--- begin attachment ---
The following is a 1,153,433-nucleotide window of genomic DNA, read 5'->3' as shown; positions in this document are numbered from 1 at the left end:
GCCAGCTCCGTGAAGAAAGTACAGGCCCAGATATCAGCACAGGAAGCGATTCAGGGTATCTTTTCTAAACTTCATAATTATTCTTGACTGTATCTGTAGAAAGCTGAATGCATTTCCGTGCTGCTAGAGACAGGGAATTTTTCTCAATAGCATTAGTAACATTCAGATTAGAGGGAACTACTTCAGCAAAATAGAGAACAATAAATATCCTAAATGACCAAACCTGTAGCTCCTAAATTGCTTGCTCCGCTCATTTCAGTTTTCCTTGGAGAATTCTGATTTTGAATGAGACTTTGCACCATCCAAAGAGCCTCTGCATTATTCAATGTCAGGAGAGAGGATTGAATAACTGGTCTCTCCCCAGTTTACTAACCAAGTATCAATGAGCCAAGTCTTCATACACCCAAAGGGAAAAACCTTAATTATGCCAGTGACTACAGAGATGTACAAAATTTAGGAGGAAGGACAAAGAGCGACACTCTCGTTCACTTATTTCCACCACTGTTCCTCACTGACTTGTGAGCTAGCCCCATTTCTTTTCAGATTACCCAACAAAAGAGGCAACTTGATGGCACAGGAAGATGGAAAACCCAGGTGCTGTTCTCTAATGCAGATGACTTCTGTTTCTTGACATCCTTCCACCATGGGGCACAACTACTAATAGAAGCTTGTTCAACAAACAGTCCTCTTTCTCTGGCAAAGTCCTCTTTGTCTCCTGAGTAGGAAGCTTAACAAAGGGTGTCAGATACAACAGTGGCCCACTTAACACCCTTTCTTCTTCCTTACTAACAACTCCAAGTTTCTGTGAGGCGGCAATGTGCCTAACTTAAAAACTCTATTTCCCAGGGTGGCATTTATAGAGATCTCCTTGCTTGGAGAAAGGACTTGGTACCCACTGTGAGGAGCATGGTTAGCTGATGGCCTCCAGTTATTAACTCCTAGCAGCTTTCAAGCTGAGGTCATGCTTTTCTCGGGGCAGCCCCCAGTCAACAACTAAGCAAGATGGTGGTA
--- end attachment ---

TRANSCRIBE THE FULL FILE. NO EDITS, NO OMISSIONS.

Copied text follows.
The following is a 1,153,433-nucleotide window of genomic DNA, read 5'->3' as shown; positions in this document are numbered from 1 at the left end:
GCCAGCTCCGTGAAGAAAGTACAGGCCCAGATATCAGCACAGGAAGCGATTCAGGGTATCTTTTCTAAACTTCATAATTATTCTTGACTGTATCTGTAGAAAGCTGAATGCATTTCCGTGCTGCTAGAGACAGGGAATTTTTCTCAATAGCATTAGTAACATTCAGATTAGAGGGAACTACTTCAGCAAAATAGAGAACAATAAATATCCTAAATGACCAAACCTGTAGCTCCTAAATTGCTTGCTCCGCTCATTTCAGTTTTCCTTGGAGAATTCTGATTTTGAATGAGACTTTGCACCATCCAAAGAGCCTCTGCATTATTCAATGTCAGGAGAGAGGATTGAATAACTGGTCTCTCCCCAGTTTACTAACCAAGTATCAATGAGCCAAGTCTTCATACACCCAAAGGGAAAAACCTTAATTATGCCAGTGACTACAGAGATGTACAAAATTTAGGAGGAAGGACAAAGAGCGACACTCTCGTTCACTTATTTCCACCACTGTTCCTCACTGACTTGTGAGCTAGCCCCATTTCTTTTCAGATTACCCAACAAAAGAGGCAACTTGATGGCACAGGAAGATGGAAAACCCAGGTGCTGTTCTCTAATGCAGATGACTTCTGTTTCTTGACATCCTTCCACCATGGGGCACAACTACTAATAGAAGCTTGTTCAACAAACAGTCCTCTTTCTCTGGCAAAGTCCTCTTTGTCTCCTGAGTAGGAAGCTTAACAAAGGGTGTCAGATACAACAGTGGCCCACTTAACACCCTTTCTTCTTCCTTACTAACAACTCCAAGTTTCTGTGAGGCGGCAATGTGCCTAACTTAAAAACTCTATTTCCCAGGGTGGCATTTATAGAGATCTCCTTGCTTGGAGAAAGGACTTGGTACCCACTGTGAGGAGCATGGTTAGCTGATGGCCTCCAGTTATTAACTCCTAGCAGCTTTCAAGCTGAGGTCATGCTTTTCTCGGGGCAGCCCCCAGTCAACAACTAAGCAAGATGGTGGTA